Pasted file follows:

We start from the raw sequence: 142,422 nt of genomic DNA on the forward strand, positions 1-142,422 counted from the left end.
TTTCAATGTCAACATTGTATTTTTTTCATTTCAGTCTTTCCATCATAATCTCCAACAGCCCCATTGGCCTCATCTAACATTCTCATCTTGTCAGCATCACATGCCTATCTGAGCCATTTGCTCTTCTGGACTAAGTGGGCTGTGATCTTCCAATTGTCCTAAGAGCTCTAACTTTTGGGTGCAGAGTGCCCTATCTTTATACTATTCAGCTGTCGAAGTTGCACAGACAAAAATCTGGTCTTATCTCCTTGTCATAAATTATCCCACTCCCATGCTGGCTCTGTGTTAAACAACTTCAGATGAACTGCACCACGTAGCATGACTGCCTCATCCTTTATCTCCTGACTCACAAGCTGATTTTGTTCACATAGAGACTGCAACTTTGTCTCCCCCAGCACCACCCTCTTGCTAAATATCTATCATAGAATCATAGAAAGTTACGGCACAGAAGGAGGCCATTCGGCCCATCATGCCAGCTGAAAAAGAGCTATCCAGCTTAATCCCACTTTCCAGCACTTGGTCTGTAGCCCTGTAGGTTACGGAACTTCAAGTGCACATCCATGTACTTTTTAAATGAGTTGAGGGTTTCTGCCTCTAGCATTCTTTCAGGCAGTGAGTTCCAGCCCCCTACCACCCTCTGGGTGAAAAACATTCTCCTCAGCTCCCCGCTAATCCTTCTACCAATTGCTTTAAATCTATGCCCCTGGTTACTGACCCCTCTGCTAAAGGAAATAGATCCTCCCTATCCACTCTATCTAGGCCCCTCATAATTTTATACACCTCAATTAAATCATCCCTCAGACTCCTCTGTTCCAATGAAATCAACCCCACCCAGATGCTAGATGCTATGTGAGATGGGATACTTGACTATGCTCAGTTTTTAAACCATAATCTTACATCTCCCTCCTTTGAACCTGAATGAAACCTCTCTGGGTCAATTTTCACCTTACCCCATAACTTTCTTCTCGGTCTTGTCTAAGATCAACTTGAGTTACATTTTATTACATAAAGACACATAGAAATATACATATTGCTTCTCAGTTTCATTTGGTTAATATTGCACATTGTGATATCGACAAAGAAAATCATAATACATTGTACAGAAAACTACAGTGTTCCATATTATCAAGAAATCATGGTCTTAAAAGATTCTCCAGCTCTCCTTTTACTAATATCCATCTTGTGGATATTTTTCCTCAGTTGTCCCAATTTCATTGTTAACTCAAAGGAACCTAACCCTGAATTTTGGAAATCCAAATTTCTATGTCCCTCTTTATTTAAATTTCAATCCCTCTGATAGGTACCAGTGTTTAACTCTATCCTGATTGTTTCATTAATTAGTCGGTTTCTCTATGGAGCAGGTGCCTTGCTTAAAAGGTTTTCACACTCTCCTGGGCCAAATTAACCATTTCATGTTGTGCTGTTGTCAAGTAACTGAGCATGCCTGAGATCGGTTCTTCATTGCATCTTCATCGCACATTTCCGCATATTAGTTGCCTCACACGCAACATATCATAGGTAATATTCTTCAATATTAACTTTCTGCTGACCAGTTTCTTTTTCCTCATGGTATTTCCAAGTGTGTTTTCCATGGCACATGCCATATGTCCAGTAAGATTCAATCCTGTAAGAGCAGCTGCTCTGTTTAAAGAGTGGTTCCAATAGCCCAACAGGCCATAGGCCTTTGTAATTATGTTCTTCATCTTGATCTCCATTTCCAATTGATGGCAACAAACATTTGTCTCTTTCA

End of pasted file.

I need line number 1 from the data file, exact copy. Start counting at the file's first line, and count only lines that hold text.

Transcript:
We start from the raw sequence: 142,422 nt of genomic DNA on the forward strand, positions 1-142,422 counted from the left end.